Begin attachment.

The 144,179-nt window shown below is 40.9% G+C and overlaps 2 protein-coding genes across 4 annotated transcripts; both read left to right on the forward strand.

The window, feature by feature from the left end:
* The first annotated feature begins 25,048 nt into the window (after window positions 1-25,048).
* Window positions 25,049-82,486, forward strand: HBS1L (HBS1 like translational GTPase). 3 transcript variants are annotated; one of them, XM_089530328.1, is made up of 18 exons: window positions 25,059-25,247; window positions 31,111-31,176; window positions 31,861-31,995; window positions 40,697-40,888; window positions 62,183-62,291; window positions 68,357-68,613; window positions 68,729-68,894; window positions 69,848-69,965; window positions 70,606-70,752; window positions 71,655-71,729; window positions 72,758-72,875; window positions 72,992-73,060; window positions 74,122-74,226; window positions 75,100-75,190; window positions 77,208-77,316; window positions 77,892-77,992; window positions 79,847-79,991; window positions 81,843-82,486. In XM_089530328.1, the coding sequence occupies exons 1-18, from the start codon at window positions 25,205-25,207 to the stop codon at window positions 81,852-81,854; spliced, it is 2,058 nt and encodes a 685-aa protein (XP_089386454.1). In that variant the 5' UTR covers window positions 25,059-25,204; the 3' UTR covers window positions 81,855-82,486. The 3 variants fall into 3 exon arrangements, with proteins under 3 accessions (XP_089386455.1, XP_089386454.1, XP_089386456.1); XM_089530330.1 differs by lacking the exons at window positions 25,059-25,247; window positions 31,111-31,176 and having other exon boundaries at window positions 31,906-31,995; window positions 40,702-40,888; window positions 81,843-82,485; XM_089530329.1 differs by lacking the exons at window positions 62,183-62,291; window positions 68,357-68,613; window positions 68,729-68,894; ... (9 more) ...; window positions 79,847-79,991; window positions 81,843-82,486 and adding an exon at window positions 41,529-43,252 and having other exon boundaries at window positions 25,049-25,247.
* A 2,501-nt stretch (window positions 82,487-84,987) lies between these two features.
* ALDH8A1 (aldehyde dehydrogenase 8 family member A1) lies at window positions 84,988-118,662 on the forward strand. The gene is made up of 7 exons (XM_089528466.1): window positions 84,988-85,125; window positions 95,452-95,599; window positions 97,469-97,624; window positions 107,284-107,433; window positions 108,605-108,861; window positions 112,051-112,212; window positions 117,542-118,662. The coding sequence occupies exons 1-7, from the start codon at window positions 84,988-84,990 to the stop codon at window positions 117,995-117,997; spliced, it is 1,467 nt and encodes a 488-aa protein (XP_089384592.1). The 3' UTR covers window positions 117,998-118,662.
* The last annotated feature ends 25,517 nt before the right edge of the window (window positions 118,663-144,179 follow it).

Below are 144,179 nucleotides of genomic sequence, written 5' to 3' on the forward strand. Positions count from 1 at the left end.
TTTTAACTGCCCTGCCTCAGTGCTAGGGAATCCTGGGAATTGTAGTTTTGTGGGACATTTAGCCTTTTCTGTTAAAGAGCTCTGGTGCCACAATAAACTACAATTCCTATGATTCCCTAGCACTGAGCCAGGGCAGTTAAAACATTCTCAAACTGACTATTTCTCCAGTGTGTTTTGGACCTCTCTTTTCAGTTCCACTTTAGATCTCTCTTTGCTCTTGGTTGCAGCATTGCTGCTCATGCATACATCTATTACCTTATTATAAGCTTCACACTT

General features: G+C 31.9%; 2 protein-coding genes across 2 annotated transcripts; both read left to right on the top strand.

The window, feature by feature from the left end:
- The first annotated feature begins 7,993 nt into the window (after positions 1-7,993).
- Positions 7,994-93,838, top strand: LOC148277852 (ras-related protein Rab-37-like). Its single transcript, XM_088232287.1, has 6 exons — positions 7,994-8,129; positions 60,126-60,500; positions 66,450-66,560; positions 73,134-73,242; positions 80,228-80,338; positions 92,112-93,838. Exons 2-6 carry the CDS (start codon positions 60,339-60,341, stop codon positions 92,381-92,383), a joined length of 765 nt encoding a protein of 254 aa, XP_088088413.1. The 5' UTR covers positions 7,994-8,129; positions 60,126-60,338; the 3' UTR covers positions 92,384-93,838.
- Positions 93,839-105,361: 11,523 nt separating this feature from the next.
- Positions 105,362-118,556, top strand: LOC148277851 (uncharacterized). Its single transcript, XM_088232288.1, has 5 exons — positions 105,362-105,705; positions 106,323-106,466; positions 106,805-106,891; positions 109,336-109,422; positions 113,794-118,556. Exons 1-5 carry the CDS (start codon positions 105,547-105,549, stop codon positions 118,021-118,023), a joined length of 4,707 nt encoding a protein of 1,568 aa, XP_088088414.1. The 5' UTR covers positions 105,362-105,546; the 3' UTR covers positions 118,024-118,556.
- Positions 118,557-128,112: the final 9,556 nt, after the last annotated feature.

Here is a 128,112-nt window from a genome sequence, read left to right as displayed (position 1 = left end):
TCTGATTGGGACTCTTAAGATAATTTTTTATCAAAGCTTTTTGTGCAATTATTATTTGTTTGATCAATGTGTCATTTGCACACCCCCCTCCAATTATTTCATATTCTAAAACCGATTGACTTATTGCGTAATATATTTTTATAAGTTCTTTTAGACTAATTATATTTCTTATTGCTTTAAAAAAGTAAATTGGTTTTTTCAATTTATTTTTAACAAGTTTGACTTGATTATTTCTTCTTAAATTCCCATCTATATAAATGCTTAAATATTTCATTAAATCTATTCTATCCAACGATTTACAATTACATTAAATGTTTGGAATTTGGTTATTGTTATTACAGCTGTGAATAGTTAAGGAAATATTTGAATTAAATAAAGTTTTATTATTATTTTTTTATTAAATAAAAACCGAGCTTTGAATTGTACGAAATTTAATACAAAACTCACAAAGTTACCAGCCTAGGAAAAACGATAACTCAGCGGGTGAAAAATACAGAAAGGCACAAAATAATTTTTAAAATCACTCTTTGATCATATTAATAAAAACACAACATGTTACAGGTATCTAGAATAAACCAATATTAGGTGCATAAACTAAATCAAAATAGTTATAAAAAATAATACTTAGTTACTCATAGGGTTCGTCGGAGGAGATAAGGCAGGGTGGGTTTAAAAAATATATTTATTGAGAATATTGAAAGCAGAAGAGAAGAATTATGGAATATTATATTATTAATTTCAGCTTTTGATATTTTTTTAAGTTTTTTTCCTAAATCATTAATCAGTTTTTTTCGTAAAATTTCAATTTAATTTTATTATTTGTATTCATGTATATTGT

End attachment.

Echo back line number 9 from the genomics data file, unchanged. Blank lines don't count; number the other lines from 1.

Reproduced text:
TTTTAACTGCCCTGCCTCAGTGCTAGGGAATCCTGGGAATTGTAGTTTTGTGGGACATTTAGCCTTTTCTGTTAAAGAGCTCTGGTGCCACAATAAACTACAATTCCTATGATTCCCTAGCACTGAGCCAGGGCAGTTAAAACATTCTCAAACTGACTATTTCTCCAGTGTGTTTTGGACCTCTCTTTTCAGTTCCACTTTAGATCTCTCTTTGCTCTTGGTTGCAGCATTGCTGCTCATGCATACATCTATTACCTTATTATAAGCTTCACACTT